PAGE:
The $230 billion California State Teachers’ Retirement System’s (CalSTRS) long-range plan to increase internal management of assets is built on one key tenet: potential savings of hundreds of millions of dollars in fees paid to external managers.
CalSTRS statistics show that in 2017, the last year for which full statistics are available, the pension’s costs to manage its internal assets was $30 million.
External management is a different story. It cost $1.8 billion (including incentive fees) for outside managers to invest CalSTRS’s money.
Fifty-six percent of the plan’s assets are managed externally, 44% internally.
No one on CalSTRS investment staff, from CalSTRS Chief Investment Officer Chris Ailman to asset class portfolio officers, thinks it’s realistic that the plan would ever be 100% internally managed and save almost $1.8 billion.
However, documents from the system’s investment committee meetings over the first half of 2019 and a video stream of the May 9 meeting, show that building internal management is a key goal in efforts to reap significant cost savings.
The effort for cost savings comes at a critical time for CalSTRS, the second-largest US retirement plan.
The plan is only 65.5% funded as of June 30, 2018, a number that is expected to drop after the plan posts its investment returns for this fiscal year at the end of next month. It has been a volatile year for pension plans primarily due to the ups and downs of the stock market. Few, if any, plans are expected to meet their anticipated rates of return.
CalSTRS’s expected rate of return each year is 7%, a rate some critics say is unrealistic. In any case, saving external fees by increasing internal management can give CalSTRS a better chance of meeting its returns projections, argue investment staffers.
“It’s imperative that we succeed,” CalSTRS Deputy CIO Scott Chan said at the May 9 meeting on efforts to increase external management.
CalSTRS staff memos indicate implementing external management on a much larger scale would span years. They also say that the pension plan will need to revise its structure, which is hindered by the fact that the retirement system is part of state government and can’t move quickly to hire specialized investment personnel.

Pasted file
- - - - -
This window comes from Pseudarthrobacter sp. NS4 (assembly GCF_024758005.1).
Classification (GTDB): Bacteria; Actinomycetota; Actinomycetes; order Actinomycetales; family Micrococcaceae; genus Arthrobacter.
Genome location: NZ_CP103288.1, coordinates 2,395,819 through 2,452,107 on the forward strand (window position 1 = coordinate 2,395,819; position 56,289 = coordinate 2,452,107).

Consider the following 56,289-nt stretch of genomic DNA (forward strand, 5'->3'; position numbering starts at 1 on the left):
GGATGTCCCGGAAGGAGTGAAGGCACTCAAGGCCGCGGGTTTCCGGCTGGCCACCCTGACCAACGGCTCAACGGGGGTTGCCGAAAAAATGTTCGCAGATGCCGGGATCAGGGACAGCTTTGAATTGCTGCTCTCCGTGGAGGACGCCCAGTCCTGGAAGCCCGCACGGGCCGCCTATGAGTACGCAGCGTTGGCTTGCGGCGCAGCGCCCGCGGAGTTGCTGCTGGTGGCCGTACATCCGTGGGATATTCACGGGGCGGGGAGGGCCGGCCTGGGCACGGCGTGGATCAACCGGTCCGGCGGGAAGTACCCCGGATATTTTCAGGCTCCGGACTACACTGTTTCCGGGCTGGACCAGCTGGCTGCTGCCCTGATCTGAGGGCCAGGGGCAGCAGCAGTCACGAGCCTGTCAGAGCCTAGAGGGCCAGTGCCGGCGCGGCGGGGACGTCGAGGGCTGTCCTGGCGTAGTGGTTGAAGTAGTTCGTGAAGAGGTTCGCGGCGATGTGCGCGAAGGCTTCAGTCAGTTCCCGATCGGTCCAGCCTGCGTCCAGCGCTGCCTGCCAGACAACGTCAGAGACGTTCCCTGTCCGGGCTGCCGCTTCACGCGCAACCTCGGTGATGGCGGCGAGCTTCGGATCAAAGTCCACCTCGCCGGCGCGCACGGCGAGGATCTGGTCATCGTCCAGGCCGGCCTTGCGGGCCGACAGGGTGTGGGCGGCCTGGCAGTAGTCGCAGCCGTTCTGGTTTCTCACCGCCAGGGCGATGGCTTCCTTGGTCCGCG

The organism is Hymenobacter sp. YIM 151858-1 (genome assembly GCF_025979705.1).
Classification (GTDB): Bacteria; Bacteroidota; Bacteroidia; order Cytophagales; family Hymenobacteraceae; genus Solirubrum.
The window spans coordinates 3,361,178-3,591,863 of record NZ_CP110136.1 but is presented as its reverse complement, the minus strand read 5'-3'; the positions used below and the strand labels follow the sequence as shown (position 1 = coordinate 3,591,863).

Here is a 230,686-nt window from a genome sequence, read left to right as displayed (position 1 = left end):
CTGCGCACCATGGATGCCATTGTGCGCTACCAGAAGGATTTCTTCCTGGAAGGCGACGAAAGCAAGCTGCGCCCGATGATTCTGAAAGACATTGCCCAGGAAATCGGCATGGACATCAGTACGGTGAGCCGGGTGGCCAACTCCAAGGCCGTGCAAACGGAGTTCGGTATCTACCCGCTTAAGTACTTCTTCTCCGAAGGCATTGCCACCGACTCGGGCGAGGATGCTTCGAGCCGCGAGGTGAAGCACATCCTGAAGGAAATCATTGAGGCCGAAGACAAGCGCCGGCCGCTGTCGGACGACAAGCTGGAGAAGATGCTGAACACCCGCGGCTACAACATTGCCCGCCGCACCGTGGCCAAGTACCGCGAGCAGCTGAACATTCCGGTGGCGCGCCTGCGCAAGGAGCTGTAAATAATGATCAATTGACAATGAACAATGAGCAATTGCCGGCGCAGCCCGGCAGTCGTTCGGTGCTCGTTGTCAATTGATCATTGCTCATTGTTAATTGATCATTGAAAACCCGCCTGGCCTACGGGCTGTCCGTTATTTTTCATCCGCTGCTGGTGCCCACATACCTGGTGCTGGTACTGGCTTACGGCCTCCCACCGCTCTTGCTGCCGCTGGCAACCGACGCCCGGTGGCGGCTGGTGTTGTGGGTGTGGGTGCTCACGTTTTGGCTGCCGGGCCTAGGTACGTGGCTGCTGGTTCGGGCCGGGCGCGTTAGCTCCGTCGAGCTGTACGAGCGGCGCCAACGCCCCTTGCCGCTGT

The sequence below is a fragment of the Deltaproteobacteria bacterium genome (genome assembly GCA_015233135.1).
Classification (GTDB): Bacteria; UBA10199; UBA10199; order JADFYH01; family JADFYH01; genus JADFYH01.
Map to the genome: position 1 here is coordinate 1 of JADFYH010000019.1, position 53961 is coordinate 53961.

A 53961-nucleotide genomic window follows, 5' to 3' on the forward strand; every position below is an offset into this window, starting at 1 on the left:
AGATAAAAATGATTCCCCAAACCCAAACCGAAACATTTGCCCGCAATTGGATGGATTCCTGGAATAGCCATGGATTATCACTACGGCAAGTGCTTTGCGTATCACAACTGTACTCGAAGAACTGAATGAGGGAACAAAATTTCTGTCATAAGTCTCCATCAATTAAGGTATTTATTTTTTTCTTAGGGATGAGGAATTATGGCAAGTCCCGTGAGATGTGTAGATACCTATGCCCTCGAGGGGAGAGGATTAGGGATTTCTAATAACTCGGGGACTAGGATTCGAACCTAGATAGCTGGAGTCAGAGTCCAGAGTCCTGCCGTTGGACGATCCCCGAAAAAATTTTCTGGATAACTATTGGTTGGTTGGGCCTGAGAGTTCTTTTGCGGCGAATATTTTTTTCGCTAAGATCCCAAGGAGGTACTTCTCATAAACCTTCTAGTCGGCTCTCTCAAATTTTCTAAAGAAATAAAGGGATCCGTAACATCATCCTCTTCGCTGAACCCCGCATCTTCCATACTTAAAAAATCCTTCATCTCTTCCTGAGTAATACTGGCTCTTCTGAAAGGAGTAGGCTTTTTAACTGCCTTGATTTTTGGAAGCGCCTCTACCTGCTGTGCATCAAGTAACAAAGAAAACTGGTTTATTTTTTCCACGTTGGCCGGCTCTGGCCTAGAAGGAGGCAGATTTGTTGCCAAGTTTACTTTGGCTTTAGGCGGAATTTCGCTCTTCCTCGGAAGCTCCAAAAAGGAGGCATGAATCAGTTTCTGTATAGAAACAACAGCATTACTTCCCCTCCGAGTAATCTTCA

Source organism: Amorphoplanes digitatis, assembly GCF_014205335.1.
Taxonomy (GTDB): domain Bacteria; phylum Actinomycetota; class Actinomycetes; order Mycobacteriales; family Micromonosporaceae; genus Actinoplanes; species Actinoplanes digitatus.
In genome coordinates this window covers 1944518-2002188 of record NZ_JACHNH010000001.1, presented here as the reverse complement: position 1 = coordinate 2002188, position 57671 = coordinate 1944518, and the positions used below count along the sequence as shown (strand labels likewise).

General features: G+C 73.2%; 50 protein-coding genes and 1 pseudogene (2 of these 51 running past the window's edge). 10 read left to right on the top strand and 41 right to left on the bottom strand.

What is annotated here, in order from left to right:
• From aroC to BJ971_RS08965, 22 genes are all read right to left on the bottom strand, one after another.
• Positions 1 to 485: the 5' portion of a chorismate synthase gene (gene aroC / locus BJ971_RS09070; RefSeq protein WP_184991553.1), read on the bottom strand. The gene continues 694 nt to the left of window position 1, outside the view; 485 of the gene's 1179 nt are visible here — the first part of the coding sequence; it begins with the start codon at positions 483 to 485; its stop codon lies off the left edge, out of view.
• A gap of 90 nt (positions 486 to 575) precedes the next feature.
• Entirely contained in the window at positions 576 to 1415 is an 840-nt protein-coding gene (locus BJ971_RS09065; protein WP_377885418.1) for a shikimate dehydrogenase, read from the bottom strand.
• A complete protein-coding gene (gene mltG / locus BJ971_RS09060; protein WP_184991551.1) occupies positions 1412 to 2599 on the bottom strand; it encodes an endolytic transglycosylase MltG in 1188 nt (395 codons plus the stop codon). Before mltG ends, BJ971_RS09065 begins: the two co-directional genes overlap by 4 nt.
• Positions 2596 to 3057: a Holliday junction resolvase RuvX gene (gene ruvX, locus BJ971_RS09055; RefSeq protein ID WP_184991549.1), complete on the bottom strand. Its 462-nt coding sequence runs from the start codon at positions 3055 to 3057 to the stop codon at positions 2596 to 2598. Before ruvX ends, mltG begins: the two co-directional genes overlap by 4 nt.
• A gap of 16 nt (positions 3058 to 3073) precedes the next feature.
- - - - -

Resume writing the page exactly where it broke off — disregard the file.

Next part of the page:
“Internal investment management requires specialized skills to evaluate investment opportunities in a fast-paced environment,” said one May 9 investment staff memo. “Unlike fund investing with external managers or with [private equity] general partners, staff’s involvement includes every major decision on strategy, asset purchase, sale, renovation, as well as all leverage decisions.”
The memo says that CalSTRS will need to reinvent its recruitment approach of investment professionals to attract world-class talent. This, it said, would include partnering with external resources such as professional recruitment firms, along with building CalSTRS’s own human resources team.
“In addition, the ability to hire the right individuals also hinges on remaining competitive with overall compensation packages,” the memo says.
CalSTRS has made the largest progress in internal management in its $28.3 billion fixed income portfolio. Pension plan statistics show that 85% of the assets class is internally managed. CalSTRS’s largest asset group, the $119.5 billion global equity portfolio, is around 50% internally managed.
The plan also has a heavy concentration of direct-type investments in its $31.9 real estate portfolio. Separate accounts and joint ventures comprises 62% of the total portfolio, but CalSTRS pays fees to managers who ran the separate accounts or who are involved in the joint ventures.
Compounding the issue of increasing internal management of assets is that the largest group of fees paid to external managers in 2017 was to private equity managers. The CalSTRS statistics show that $521 million was paid in management fees and carry (profit sharing) with private equity managers.
Ailman has said in the past that it would be difficult and take years for CalSTRS to be able to run its own direct equity program, similar to what Canadian pension plans do. Instead, Ailman has advocated a first step is building CalSTRS’s private equity co-investment program, in which pension plans can invest alongside equity general partners, often with no fees or carry. Those efforts are currently underway.